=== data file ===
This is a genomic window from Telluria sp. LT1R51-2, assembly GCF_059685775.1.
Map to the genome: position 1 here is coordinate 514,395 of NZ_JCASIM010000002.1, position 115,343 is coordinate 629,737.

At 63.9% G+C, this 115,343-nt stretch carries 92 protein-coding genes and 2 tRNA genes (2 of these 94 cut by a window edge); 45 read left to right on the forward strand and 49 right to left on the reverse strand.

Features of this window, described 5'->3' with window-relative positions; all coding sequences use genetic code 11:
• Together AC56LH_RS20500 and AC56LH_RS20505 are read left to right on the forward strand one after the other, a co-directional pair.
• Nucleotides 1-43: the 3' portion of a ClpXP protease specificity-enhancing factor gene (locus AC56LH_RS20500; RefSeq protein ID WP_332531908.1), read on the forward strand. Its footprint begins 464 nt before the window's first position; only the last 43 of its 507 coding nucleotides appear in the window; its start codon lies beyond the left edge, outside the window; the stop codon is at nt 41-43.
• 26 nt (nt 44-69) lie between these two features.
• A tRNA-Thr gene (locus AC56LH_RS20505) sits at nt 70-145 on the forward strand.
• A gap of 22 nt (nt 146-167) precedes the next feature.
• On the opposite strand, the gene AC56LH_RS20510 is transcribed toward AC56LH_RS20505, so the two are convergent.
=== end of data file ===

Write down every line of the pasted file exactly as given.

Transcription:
This is a genomic window from Telluria sp. LT1R51-2, assembly GCF_059685775.1.
Map to the genome: position 1 here is coordinate 514,395 of NZ_JCASIM010000002.1, position 115,343 is coordinate 629,737.

At 63.9% G+C, this 115,343-nt stretch carries 92 protein-coding genes and 2 tRNA genes (2 of these 94 cut by a window edge); 45 read left to right on the forward strand and 49 right to left on the reverse strand.

Features of this window, described 5'->3' with window-relative positions; all coding sequences use genetic code 11:
• Together AC56LH_RS20500 and AC56LH_RS20505 are read left to right on the forward strand one after the other, a co-directional pair.
• Nucleotides 1-43: the 3' portion of a ClpXP protease specificity-enhancing factor gene (locus AC56LH_RS20500; RefSeq protein ID WP_332531908.1), read on the forward strand. Its footprint begins 464 nt before the window's first position; only the last 43 of its 507 coding nucleotides appear in the window; its start codon lies beyond the left edge, outside the window; the stop codon is at nt 41-43.
• 26 nt (nt 44-69) lie between these two features.
• A tRNA-Thr gene (locus AC56LH_RS20505) sits at nt 70-145 on the forward strand.
• A gap of 22 nt (nt 146-167) precedes the next feature.
• On the opposite strand, the gene AC56LH_RS20510 is transcribed toward AC56LH_RS20505, so the two are convergent.